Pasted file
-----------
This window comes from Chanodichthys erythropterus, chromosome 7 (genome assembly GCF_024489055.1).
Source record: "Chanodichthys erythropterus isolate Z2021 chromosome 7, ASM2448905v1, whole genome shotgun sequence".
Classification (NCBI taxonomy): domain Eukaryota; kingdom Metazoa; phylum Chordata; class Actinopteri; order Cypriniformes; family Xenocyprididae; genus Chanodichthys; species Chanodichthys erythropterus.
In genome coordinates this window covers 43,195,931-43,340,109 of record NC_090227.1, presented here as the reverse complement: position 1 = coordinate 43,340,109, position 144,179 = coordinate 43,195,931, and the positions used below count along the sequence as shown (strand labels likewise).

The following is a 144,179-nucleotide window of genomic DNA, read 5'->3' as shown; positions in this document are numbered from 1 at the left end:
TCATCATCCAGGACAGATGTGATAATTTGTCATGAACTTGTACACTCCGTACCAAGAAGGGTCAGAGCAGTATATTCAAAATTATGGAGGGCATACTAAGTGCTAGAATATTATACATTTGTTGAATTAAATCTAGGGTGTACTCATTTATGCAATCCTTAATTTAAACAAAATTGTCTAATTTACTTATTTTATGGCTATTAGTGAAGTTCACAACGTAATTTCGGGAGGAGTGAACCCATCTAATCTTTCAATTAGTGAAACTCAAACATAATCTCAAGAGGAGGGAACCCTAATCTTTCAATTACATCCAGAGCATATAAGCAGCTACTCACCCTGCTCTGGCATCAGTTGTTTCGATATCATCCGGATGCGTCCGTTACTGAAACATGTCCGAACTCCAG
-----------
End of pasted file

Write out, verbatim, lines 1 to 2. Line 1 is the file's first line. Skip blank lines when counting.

This window comes from Chanodichthys erythropterus, chromosome 7 (genome assembly GCF_024489055.1).
Source record: "Chanodichthys erythropterus isolate Z2021 chromosome 7, ASM2448905v1, whole genome shotgun sequence".